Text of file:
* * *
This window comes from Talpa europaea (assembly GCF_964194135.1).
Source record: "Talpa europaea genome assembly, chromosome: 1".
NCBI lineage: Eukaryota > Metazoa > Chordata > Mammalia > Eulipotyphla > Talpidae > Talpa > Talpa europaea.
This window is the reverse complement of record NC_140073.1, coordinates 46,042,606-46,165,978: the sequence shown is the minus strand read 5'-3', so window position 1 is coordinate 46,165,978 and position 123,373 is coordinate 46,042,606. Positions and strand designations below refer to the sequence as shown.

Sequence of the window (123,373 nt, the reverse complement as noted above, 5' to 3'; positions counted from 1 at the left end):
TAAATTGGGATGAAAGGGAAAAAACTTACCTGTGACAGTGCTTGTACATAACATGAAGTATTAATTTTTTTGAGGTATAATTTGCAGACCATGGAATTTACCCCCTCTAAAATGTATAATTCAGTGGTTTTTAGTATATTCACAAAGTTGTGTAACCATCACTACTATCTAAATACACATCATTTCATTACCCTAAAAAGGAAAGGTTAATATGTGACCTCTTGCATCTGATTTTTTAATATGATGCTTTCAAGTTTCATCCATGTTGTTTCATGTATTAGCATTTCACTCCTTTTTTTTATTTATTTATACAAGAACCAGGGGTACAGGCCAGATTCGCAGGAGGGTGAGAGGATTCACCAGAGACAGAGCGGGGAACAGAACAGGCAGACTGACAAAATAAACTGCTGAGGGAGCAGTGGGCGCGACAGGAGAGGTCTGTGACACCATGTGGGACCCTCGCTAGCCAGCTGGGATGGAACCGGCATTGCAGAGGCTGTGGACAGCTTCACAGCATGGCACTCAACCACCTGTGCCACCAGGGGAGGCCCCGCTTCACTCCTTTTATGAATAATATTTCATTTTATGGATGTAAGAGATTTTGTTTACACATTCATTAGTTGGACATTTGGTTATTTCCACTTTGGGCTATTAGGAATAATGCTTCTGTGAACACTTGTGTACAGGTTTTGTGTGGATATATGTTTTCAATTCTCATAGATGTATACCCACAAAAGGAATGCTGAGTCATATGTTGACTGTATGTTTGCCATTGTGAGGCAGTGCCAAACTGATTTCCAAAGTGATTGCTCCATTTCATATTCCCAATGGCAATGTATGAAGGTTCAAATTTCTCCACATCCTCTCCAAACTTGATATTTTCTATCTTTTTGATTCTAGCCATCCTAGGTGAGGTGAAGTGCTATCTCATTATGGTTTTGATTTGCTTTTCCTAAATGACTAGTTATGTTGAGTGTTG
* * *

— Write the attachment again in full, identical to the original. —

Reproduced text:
This window comes from Talpa europaea (assembly GCF_964194135.1).
Source record: "Talpa europaea genome assembly, chromosome: 1".
NCBI lineage: Eukaryota > Metazoa > Chordata > Mammalia > Eulipotyphla > Talpidae > Talpa > Talpa europaea.
This window is the reverse complement of record NC_140073.1, coordinates 46,042,606-46,165,978: the sequence shown is the minus strand read 5'-3', so window position 1 is coordinate 46,165,978 and position 123,373 is coordinate 46,042,606. Positions and strand designations below refer to the sequence as shown.

Sequence of the window (123,373 nt, the reverse complement as noted above, 5' to 3'; positions counted from 1 at the left end):
TAAATTGGGATGAAAGGGAAAAAACTTACCTGTGACAGTGCTTGTACATAACATGAAGTATTAATTTTTTTGAGGTATAATTTGCAGACCATGGAATTTACCCCCTCTAAAATGTATAATTCAGTGGTTTTTAGTATATTCACAAAGTTGTGTAACCATCACTACTATCTAAATACACATCATTTCATTACCCTAAAAAGGAAAGGTTAATATGTGACCTCTTGCATCTGATTTTTTAATATGATGCTTTCAAGTTTCATCCATGTTGTTTCATGTATTAGCATTTCACTCCTTTTTTTTATTTATTTATACAAGAACCAGGGGTACAGGCCAGATTCGCAGGAGGGTGAGAGGATTCACCAGAGACAGAGCGGGGAACAGAACAGGCAGACTGACAAAATAAACTGCTGAGGGAGCAGTGGGCGCGACAGGAGAGGTCTGTGACACCATGTGGGACCCTCGCTAGCCAGCTGGGATGGAACCGGCATTGCAGAGGCTGTGGACAGCTTCACAGCATGGCACTCAACCACCTGTGCCACCAGGGGAGGCCCCGCTTCACTCCTTTTATGAATAATATTTCATTTTATGGATGTAAGAGATTTTGTTTACACATTCATTAGTTGGACATTTGGTTATTTCCACTTTGGGCTATTAGGAATAATGCTTCTGTGAACACTTGTGTACAGGTTTTGTGTGGATATATGTTTTCAATTCTCATAGATGTATACCCACAAAAGGAATGCTGAGTCATATGTTGACTGTATGTTTGCCATTGTGAGGCAGTGCCAAACTGATTTCCAAAGTGATTGCTCCATTTCATATTCCCAATGGCAATGTATGAAGGTTCAAATTTCTCCACATCCTCTCCAAACTTGATATTTTCTATCTTTTTGATTCTAGCCATCCTAGGTGAGGTGAAGTGCTATCTCATTATGGTTTTGATTTGCTTTTCCTAAATGACTAGTTATGTTGAGTGTTG